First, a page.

Research Article | Open Access

# Finite-Time Synchronizing Control for Chaotic Neural Networks

**Academic Editor:**Hongli Dong

#### Abstract

This paper addresses the finite-time synchronizing problem for a class of chaotic neural networks. In a real communication network, parameters of the master system may be time-varying and the system may be perturbed by external disturbances. A simple high-gain observer is designed to track all the nonlinearities, unknown system functions, and disturbances. Then, a dynamic active compensatory controller is proposed and by using the singular perturbation theory, the control method can guarantee the finite-time stability of the error system between the master system and the slave system. Finally, two illustrative examples are provided to show the effectiveness and applicability of the proposed scheme.

#### 1. Introduction

The chaotic system exhibits unpredictable and irregular dynamics which has been found in many practical systems. Interestingly, small differences in the initial state can lead to significant differences in the chaotic system state. Chaotic synchronization is receiving increasing attention within the area of nonlinear dynamics [1]. One of the most important applications is secure communication [2], where an information-bearing signal is hidden on a chaotic carrier signal. Synchronization of chaotic systems has been thought possible since the seminal work of Pecora and Carroll. They proposed a drive-response concept for constructing synchronization of coupled chaotic systems [3]. State variables of a given chaotic master system are used as inputs to drive a slave system that is a duplicated one of the drive system. Under some conditions, the state evolution of the slave system is shown to synchronize with that of the master system. There are many important results focusing on many typical chaotic systems such as the Chua system, Lorenz system, and Lur’e system (see, e.g., [3–7] and references therein).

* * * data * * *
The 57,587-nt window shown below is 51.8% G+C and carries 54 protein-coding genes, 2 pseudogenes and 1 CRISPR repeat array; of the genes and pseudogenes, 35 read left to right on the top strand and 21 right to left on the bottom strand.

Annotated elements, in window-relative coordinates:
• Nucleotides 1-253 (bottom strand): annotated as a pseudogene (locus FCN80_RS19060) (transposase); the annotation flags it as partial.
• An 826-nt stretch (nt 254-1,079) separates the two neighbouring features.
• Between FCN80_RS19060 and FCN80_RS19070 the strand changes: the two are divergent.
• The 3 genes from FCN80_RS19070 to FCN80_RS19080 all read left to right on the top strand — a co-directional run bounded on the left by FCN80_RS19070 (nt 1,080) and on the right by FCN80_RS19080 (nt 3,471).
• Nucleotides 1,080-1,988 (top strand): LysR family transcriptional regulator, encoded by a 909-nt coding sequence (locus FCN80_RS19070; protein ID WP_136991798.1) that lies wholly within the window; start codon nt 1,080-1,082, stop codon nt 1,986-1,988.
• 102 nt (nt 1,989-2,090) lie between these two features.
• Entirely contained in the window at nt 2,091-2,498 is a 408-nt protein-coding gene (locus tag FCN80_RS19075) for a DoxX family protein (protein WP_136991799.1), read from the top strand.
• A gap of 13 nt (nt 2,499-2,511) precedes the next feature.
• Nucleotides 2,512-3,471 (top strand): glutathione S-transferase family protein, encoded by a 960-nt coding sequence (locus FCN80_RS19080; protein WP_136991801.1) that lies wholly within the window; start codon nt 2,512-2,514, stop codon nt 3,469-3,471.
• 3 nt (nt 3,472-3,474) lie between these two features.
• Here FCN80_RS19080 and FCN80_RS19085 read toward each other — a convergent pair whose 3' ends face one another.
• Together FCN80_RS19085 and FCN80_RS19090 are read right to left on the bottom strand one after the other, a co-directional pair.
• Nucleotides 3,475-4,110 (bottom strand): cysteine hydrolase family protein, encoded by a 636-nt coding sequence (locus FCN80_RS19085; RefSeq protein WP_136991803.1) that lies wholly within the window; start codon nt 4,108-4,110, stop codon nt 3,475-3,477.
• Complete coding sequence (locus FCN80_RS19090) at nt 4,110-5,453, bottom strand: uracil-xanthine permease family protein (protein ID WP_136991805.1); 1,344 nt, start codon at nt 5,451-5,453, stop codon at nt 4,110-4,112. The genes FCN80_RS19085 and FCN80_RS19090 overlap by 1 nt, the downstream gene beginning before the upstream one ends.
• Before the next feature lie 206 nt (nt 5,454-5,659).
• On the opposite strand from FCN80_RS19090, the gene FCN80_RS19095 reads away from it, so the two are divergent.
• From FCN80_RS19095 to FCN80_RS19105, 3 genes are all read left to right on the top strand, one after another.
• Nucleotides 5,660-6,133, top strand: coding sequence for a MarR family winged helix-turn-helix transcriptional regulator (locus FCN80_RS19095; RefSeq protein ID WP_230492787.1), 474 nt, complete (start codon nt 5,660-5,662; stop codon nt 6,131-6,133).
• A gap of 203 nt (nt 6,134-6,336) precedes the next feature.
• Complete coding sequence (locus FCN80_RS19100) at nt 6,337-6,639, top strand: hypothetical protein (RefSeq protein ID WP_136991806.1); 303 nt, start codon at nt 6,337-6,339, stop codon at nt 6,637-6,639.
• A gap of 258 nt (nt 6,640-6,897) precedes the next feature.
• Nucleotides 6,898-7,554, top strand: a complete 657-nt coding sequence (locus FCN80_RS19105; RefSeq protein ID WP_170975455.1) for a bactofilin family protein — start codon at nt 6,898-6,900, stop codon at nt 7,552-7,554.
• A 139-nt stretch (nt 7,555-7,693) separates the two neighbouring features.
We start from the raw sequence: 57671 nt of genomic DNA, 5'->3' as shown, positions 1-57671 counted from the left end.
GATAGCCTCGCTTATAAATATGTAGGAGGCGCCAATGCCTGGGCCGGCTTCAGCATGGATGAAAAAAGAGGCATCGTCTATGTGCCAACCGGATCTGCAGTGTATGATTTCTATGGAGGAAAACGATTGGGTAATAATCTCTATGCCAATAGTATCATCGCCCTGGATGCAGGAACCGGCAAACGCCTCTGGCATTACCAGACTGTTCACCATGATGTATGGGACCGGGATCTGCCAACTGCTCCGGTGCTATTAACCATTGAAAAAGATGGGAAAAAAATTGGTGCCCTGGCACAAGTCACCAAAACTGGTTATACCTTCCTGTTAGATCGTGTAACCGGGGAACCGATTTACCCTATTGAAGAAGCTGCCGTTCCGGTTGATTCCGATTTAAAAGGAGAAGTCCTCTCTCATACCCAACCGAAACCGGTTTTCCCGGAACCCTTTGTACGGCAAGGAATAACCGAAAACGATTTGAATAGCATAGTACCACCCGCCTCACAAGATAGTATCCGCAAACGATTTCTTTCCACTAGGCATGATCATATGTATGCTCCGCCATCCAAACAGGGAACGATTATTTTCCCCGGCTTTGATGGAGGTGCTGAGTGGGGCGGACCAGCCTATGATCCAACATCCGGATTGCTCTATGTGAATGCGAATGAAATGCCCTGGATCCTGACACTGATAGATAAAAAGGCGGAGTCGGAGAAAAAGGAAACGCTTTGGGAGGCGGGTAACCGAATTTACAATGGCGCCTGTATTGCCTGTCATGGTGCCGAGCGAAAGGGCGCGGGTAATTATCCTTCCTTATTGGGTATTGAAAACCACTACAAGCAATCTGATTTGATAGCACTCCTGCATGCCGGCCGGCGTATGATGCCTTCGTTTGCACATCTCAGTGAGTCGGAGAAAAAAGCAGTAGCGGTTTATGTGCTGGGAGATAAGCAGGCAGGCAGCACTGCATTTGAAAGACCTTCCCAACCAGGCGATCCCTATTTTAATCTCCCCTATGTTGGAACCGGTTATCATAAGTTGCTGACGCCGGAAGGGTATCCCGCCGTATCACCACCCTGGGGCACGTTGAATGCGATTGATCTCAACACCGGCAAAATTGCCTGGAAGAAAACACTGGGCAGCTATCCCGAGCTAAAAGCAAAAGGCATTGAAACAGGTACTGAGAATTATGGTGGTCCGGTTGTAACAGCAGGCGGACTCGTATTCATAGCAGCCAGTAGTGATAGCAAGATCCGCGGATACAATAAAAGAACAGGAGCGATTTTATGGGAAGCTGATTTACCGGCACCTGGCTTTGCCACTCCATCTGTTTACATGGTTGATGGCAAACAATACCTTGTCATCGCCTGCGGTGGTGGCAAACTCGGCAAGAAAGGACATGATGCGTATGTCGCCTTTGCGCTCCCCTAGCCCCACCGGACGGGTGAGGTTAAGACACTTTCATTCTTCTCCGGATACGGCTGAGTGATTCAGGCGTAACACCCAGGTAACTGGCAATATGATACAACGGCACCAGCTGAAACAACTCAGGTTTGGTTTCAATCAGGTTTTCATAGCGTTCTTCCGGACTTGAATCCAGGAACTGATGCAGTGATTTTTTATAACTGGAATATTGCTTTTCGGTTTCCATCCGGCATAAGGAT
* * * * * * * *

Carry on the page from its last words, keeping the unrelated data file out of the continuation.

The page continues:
On the other hand, neural networks have been extensively studied over the past two decades for their potential applications in modeling complex dynamics, nonlinear programming, image processing, pattern recognition, associative memory, and so forth [8]. Recently, it has been shown that if the networks parameters and time delays are appropriately chosen, these networks can exhibit some complicated dynamics and even chaotic behaviors [9–11]. Therefore, the synchronization of chaotic neural networks has become an important area of study as other kinds of chaotic systems. In this field, various synchronization schemes have been proposed (see, e.g., [12–28]). In [12, 13], synchronization of delayed neural networks is realized by using adaptive control and parameters identification. For time-varying networks, the property of synchronization is discussed in [14, 15]. Adaptive synchronization of two different chaotic neural networks is realized by using Lyapunov method and linear matrix inequalities in [16]. Periodically intermittent control is used to solve the problem of exponential synchronization of stochastic Cohen-Grossberg neural networks [18].

In real physical systems, how to design the systems for special signal transmission channels has become a critical issue. Secure communication has to rely on common communication networks in many applications. Because of the network communication introduced [19], signal transmission channels often involve data missing, system varying, and environment disturbances [20–23]. These lead to a limitation of some existing control schemes when they are applied to a practical environment since they are based on the accurate master-slave system parameters. However, there are few studies on the synchronization issue for this class of chaotic neural networks with unknown parameters and disturbances [24–29]. Most of them focus on either the unknown parameters or the disturbance, but not both.In addition, some of them take the disturbances as a kind of special stochastic structure [25, 26].

Moreover, in real applications, we not only need the systems to guarantee synchronization but also need them to synchronize in the shortest possible time. If the slave system synchronizes with the master system in infinite time, the system will not be able to work effectively. In view of all of the above-mentioned facts, the aim of this paper is to investigate the finite-time synchronization for a class of delayed neural networks with all the uncertainty and external disturbances.